Elysian Eats: Homemade Yogurt with Victoria Vu

Written by Jessica Comingore

A few months ago, our multi-talented friend Victoria Vu mentioned in passing that she had been experimenting with homemade yogurt. Having dabbled in a few homemade staples myself, my ears immediately perked up. At the time, I’d been making a Sunday ritual out of stocking my fridge with homemade almond milk, ricotta cheese, pesto sauce, and hummus… but yogurt? That was completely foreign to me.

On my next visit to her cozy abode, she walked me through the process and sent me home with a jar of cultures to start my own version. A bit like a sourdough starter, reusable yogurt cultures multiply with every batch, and an offshoot of them can be used for years and years. Victoria started her own yogurt-making when gifted with a batch of cultures from her mom, and so began the network among her friends.

Victoria was kind enough to open her kitchen doors to us, and share her step-by-step process so you too can explore your own yogurt-making at home. The practice is fairly simple once you get set up, but be prepared to keep the yogurt train going once you start. Within a few weeks you’ll be making enough to forego any future trips down the dairy aisle. Bonus: you don’t need a yogurt maker to tackle this recipe. So let’s get started.


Step 01. Beginning with a small mason jar (a half pint works best), place 1 tablespoon of cultures in the bottom. Fill the jar to the top with whole or 2% milk (approximately 1 cup) and cover with Saran wrap. Place the jar on your kitchen counter in a dry, room temperature area.

Step 02. After 1-3 days (depending on the temperature of your kitchen), pour the contents of your mason jar through a small strainer over the sink, catching the contents in a bowl beneath it. Using a plastic spoon (no metal should come in contact with your yogurt during this process), push all of the yogurt liquid through the strainer.


Step 03. Pour the contents of the bowl into another clean mason jar (I prefer the wide mouth 64 oz. jars for this) and cover it with a lid to refrigerate. The yogurt is best when consumed the following day.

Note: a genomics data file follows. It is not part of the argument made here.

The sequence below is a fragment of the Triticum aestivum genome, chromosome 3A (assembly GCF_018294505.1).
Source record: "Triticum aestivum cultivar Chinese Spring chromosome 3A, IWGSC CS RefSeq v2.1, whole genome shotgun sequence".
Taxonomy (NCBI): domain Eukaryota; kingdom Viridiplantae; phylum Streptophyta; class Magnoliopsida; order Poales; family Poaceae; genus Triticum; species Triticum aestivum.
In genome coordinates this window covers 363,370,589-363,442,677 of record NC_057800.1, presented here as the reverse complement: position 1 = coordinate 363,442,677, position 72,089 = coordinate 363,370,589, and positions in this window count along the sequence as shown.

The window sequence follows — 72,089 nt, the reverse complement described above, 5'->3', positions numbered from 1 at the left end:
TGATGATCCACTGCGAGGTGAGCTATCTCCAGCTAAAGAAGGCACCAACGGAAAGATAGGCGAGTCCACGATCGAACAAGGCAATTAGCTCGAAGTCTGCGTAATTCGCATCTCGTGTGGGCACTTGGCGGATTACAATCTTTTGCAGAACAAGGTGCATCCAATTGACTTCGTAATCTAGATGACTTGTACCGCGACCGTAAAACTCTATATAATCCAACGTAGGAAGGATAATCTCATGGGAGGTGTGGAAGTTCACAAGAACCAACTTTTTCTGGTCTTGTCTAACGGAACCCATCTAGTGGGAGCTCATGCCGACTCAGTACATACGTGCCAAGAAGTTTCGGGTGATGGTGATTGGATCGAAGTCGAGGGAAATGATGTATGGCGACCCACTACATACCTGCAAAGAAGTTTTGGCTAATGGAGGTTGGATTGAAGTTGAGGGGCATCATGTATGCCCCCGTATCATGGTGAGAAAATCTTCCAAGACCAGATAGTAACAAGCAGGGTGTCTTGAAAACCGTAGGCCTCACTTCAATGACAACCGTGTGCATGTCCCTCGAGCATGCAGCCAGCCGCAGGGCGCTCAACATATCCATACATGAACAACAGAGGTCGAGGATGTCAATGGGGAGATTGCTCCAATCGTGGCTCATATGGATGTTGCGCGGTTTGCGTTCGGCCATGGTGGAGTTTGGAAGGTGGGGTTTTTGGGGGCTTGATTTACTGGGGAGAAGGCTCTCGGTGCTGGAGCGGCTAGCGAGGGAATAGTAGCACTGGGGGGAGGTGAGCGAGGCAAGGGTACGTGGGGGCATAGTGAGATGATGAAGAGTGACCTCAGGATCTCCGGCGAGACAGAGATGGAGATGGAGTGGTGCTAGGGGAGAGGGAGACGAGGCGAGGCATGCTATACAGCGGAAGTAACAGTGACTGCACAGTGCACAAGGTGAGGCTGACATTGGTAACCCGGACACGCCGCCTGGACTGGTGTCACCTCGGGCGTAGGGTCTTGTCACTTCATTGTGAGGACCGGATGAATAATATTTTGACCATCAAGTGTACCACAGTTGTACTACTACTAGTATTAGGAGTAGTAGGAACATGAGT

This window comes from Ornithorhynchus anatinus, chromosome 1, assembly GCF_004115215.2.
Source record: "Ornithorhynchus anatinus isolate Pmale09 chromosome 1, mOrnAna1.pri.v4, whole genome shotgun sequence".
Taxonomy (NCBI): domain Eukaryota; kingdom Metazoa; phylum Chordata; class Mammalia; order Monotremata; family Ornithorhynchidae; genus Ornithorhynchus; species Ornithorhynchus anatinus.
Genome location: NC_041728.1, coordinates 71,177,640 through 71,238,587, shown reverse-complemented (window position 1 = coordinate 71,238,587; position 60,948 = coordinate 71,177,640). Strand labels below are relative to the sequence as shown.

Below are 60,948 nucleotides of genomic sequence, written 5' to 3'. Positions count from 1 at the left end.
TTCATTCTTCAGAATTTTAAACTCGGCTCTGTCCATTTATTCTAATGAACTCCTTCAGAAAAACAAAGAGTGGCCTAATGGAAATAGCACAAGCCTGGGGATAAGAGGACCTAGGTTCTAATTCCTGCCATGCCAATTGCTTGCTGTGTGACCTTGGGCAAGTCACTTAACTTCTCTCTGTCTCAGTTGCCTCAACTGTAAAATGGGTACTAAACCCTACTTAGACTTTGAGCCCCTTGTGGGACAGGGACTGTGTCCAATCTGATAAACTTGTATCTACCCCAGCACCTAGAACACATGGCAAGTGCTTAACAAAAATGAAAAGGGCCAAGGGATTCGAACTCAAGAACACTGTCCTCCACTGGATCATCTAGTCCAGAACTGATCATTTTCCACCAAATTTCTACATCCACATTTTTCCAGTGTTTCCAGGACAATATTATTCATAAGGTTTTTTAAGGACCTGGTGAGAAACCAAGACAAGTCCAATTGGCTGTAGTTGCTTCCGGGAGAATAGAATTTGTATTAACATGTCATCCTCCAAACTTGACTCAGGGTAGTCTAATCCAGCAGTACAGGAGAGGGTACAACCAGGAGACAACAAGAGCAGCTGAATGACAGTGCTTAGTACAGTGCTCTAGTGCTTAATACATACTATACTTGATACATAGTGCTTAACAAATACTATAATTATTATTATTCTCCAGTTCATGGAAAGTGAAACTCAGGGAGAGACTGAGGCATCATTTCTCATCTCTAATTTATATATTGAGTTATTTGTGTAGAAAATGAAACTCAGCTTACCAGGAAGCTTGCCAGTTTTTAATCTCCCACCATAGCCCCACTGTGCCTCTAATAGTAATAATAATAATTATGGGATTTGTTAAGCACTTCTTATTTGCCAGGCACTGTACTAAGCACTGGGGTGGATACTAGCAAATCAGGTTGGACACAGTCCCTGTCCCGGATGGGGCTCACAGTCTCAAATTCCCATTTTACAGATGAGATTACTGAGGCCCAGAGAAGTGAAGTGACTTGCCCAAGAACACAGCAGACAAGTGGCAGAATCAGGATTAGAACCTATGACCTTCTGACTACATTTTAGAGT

Step 04. Take the remaining cultures in your strainer and rinse with cool water until it runs clear. Squeeze out the excess water using your plastic spoon until the cultures are dry. Using a new 1 pint mason jar, scoop 1 tablespoon of cultures into the bottom, and repeat the process.


The yogurt will come out slightly tart and makes for the perfect base to add layers of flavor, adapting to sweet or savory dishes with equal success. Some of my favorite ways to enjoy it are as a morning breakfast with a dollop of jam and a few scoops of granola, or over a bowl of carrot soup for dinner. You can even use it to bake with.

Some items to note:
• Ideally, you’ll want to start off with cultures handed down by someone else, but if you don’t know of anyone, there are a few resources available online. Check out these Heirloom Yogurt Starter Cultures to get started.
• Be sure not to use any metal utensils or vessels throughout the process of your yogurt-making. Certain metals disrupt the bacteria from doing its handiwork.
• The colder your kitchen is, the longer the process will take. The batch can be ready in as soon as 1 day if your kitchen is warm, or as long as 3 days if your kitchen is cool. Be sure not to exceed the latter.
• You can continue to add yogurt to your larger mason jar as it is ready. Yogurt can keep up to 7 days in the refrigerator.


Any questions? Don’t hesitate to chime in on the comments below. You can find more of Victoria and her petit graphic design company, Paper & Type, by following her on Instagram, perusing her favorite finds on Pinterest, or liking Paper & Type on Facebook. A big thank you to Victoria for joining us today!

Comments (3)

  • taylor k

    Looks delicious! who knew it was that easy!

    • jessica

      Indeed! Thanks for stopping by, Taylor. 🙂

  • Vicky

    Ooo, experimenting with different yogurt bowls is one of my favorite ways to start the day, though I’ve never thought of making the yogurt itself. I love how passing down the cultures creates a network of sharing – and thanks for sharing the method as well!


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